Hubert Lawrence | Lack of MoBay track hindering athletics growth in western Ja
The plea last week from Milo Western Relays meet director Ray Harvey struck a chord.
For the sake of nationwide track and field development, Montego Bay needs its track back. When the surface at the Montego Bay Sports Complex is intact, the meets held there are an encouragement to athletes, coaches, administrators, and sponsors.
Laid almost 20 years ago, the track is worn and torn now, but has hosted the relays, Western Championships, and a local preparatory/primary school championship. The relays moved to the G.C. Foster College for Physical Education and Sport. Athletically, that’s fine, but it robs Montego Bay of its annual athletics showcase.
Remarkably, there is no synthetic track in-between Catherine Hall and Spanish Town, home of the sports college.
Many have fallen in love with the sport after watching the likes of Shelly-Ann Fraser-Pryce, Asafa Powell, and Elaine Thompson-Herah speeding at the relays. The rapturous support they, and the athletes contesting Western Champs receive, is a sight and sound to behold. They’ve missed that opportunity for three years now.
A far more serious gap will appear if the track stays in its current state of disrepair. The ongoing absence of these meets in Montego Bay will drain interest and support for track and field in the west.
That would be sad for an area that has furnished the nation with the likes of Usain Bolt, Merlene Ottey, Veronica Campbell-Brown, Brigitte Foster-Hylton, and Winthrop Graham.
In addition, the closure forces western high school track programmes to spend their pennies on expensive trips to Kingston and Spanish Town week after week, year after year, to compete on the type of track they will be on at the ISSA/GraceKennedy Boys and Girls’ Athletics Championships at the end of March.
It’s a disadvantage Corporate Area schools don’t have to face. Fortunately, they have tracks at Jamaica College, G.C. Foster, the National Stadium complex, and The University of the West Indies within easy reach and they seldom venture past Mandela Highway.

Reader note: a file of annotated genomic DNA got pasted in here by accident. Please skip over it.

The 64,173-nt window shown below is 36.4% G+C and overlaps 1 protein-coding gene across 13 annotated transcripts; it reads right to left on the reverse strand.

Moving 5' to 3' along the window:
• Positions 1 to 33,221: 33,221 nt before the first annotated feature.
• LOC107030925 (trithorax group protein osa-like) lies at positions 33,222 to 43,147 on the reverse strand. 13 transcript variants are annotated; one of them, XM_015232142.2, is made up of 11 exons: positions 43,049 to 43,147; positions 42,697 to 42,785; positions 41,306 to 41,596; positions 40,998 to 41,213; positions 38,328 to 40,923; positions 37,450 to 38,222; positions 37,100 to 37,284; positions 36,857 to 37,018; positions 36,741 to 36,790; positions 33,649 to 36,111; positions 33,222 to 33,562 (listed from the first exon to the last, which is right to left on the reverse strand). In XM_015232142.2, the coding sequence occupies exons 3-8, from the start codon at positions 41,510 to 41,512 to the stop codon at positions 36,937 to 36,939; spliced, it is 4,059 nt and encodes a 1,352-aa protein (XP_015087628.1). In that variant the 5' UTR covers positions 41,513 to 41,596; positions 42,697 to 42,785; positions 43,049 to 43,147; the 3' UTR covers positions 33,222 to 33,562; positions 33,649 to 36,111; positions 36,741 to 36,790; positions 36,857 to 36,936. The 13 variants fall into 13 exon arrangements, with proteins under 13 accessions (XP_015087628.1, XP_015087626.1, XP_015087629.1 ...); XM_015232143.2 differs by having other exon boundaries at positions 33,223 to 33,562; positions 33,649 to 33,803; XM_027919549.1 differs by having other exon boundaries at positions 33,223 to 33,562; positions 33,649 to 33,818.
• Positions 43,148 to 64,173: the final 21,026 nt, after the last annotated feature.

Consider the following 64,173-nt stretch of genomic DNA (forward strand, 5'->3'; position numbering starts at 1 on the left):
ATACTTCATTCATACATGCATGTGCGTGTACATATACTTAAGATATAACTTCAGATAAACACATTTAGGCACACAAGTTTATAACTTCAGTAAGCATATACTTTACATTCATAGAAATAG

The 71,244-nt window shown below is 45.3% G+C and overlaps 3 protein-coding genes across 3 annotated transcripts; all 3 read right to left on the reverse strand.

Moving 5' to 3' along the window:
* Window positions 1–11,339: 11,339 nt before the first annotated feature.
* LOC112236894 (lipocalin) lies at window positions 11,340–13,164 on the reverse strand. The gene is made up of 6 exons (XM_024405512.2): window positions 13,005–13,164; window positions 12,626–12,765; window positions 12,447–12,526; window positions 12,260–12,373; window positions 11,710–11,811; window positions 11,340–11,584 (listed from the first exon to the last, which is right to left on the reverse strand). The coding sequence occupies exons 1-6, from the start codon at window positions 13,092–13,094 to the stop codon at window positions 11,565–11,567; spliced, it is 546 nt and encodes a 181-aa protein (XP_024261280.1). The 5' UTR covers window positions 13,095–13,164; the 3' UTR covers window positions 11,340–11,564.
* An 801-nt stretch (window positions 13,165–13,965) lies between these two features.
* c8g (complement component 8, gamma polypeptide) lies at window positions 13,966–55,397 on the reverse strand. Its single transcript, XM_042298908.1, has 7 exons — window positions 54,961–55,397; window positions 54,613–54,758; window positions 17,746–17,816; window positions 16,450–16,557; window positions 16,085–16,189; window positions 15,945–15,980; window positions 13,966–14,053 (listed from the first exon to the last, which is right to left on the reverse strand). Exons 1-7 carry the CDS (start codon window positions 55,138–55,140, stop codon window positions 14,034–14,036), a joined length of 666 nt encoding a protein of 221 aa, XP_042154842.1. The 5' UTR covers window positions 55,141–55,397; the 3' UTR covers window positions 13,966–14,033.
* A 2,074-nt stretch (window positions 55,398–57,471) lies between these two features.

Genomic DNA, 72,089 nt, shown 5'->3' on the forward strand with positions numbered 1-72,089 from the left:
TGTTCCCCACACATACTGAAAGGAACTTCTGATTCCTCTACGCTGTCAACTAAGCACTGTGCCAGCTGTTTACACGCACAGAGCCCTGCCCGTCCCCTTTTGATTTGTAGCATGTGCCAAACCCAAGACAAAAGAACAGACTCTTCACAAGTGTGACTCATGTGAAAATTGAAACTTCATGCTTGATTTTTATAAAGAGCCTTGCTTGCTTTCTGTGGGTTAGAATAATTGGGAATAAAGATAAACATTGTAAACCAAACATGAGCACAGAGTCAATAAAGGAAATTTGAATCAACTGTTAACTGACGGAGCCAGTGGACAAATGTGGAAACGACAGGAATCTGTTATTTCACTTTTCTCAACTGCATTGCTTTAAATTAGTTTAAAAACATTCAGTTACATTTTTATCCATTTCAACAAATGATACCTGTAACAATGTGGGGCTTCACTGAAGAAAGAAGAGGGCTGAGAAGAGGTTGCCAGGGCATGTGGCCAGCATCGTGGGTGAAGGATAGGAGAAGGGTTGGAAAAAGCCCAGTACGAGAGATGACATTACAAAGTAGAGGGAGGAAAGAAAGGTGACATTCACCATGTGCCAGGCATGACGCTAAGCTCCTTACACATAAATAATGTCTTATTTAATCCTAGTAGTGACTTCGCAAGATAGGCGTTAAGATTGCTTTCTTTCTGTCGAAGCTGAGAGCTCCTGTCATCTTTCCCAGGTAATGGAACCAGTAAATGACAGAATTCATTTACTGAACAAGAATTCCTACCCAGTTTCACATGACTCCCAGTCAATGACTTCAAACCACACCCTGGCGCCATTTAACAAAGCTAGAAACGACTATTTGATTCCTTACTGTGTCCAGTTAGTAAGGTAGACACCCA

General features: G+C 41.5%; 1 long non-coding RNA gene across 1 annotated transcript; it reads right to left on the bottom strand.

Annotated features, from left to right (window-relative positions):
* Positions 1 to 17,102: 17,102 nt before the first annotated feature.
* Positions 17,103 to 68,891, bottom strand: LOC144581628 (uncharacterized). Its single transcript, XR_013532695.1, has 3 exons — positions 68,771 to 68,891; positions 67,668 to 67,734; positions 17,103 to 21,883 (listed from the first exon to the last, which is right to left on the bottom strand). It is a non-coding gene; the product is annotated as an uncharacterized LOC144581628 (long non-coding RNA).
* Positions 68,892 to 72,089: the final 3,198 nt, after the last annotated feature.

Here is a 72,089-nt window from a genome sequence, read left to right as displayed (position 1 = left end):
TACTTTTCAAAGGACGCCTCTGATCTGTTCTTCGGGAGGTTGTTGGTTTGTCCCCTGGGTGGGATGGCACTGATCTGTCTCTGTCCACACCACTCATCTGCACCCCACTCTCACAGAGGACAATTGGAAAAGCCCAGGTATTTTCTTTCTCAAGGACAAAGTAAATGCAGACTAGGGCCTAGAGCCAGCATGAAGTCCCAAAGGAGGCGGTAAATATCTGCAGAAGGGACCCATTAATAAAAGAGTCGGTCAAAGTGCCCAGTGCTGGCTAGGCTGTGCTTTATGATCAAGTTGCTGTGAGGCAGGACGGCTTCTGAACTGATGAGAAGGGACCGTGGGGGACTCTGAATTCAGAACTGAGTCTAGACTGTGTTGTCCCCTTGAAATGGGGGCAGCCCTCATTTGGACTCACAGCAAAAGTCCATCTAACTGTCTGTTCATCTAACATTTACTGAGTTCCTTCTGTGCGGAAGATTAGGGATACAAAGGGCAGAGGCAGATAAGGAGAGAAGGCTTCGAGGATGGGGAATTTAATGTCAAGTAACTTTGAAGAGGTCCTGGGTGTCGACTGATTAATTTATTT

It isn’t fair.
The relays started at Cornwall College and that school’s spacious playing field would certainly accommodate a 400-metre synthetic track in the basin below its famous pavilion.
That’s grist for another mill.
For now, the resurfacing of the track at Catherine Hall is high priority. Its continued closure hinders the national effort in athletics and, though there are competing financial needs, it is a closure that needs to end as soon as is feasible.
The old track saw memorable action at the 2011 Carifta Games. Lest we forget, Jamaica staged a brilliant renewal of the regional youth track and field spectacle on short notice. Montego Bay was at its hospitable best and the great performance of the Jamaican team probably sparked interest in the sport at every level.
Shaunae Miller-Uibo, Omar McLeod, Shericka Jackson, Machel Cedenio, and Jonielle Smith all have either Olympic or World Championship gold medals now. They were all at the Montego Bay Sports Complex nine years ago along with cheerful supporters and officials from all over the West Indies.
With its capacious hotel sector, the Second City is a perfect host for international events. It’s easy to see Carifta back in Montego Bay again. In addition, meets like the NACAC Under 23 Championships and the Pan-American Junior Games would bring sport and visitors to the west side of the Rock. For all I know, the future might even see a Montego Bay Invitational at the Catherine Hall-based venue.
For now, the Western Relays return to G.C. Foster on February 8. Spanish Town is a great place but for the relays and Western Champs, there’s no place like home.
Hubert Lawrence is a noted track and field analyst and commentator. He has scrutinised local and international track and field since 1980.